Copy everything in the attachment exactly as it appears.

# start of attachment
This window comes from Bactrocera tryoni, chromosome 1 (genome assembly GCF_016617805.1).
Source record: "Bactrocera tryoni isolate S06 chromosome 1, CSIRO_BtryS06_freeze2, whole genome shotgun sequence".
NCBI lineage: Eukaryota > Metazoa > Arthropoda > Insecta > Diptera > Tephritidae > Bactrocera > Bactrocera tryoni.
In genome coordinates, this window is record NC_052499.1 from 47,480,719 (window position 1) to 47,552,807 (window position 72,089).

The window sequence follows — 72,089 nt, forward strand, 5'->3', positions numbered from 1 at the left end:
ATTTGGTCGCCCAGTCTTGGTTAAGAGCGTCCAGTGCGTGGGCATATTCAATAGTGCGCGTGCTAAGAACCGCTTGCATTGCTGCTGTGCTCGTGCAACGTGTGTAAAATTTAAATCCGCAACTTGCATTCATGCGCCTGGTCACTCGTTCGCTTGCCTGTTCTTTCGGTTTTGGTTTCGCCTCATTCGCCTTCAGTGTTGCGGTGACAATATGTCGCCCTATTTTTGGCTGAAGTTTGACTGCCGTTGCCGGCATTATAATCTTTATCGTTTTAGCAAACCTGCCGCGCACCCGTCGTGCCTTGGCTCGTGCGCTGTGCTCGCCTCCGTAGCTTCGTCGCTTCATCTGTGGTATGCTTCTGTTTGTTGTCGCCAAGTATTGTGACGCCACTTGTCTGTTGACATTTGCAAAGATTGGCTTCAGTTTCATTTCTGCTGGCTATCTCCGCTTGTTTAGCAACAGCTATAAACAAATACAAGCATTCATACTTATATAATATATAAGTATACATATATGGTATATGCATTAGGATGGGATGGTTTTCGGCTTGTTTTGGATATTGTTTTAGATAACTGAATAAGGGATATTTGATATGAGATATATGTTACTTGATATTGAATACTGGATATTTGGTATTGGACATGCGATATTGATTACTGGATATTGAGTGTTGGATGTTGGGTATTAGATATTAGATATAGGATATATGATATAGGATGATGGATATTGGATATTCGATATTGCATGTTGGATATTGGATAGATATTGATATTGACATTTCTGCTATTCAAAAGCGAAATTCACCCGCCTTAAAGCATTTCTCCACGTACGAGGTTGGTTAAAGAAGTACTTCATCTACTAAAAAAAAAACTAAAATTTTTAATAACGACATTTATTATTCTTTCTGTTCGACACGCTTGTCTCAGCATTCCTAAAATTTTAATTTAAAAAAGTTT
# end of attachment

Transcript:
This window comes from Bactrocera tryoni, chromosome 1 (genome assembly GCF_016617805.1).
Source record: "Bactrocera tryoni isolate S06 chromosome 1, CSIRO_BtryS06_freeze2, whole genome shotgun sequence".
NCBI lineage: Eukaryota > Metazoa > Arthropoda > Insecta > Diptera > Tephritidae > Bactrocera > Bactrocera tryoni.
In genome coordinates, this window is record NC_052499.1 from 47,480,719 (window position 1) to 47,552,807 (window position 72,089).

The window sequence follows — 72,089 nt, forward strand, 5'->3', positions numbered from 1 at the left end:
ATTTGGTCGCCCAGTCTTGGTTAAGAGCGTCCAGTGCGTGGGCATATTCAATAGTGCGCGTGCTAAGAACCGCTTGCATTGCTGCTGTGCTCGTGCAACGTGTGTAAAATTTAAATCCGCAACTTGCATTCATGCGCCTGGTCACTCGTTCGCTTGCCTGTTCTTTCGGTTTTGGTTTCGCCTCATTCGCCTTCAGTGTTGCGGTGACAATATGTCGCCCTATTTTTGGCTGAAGTTTGACTGCCGTTGCCGGCATTATAATCTTTATCGTTTTAGCAAACCTGCCGCGCACCCGTCGTGCCTTGGCTCGTGCGCTGTGCTCGCCTCCGTAGCTTCGTCGCTTCATCTGTGGTATGCTTCTGTTTGTTGTCGCCAAGTATTGTGACGCCACTTGTCTGTTGACATTTGCAAAGATTGGCTTCAGTTTCATTTCTGCTGGCTATCTCCGCTTGTTTAGCAACAGCTATAAACAAATACAAGCATTCATACTTATATAATATATAAGTATACATATATGGTATATGCATTAGGATGGGATGGTTTTCGGCTTGTTTTGGATATTGTTTTAGATAACTGAATAAGGGATATTTGATATGAGATATATGTTACTTGATATTGAATACTGGATATTTGGTATTGGACATGCGATATTGATTACTGGATATTGAGTGTTGGATGTTGGGTATTAGATATTAGATATAGGATATATGATATAGGATGATGGATATTGGATATTCGATATTGCATGTTGGATATTGGATAGATATTGATATTGACATTTCTGCTATTCAAAAGCGAAATTCACCCGCCTTAAAGCATTTCTCCACGTACGAGGTTGGTTAAAGAAGTACTTCATCTACTAAAAAAAAAACTAAAATTTTTAATAACGACATTTATTATTCTTTCTGTTCGACACGCTTGTCTCAGCATTCCTAAAATTTTAATTTAAAAAAGTTT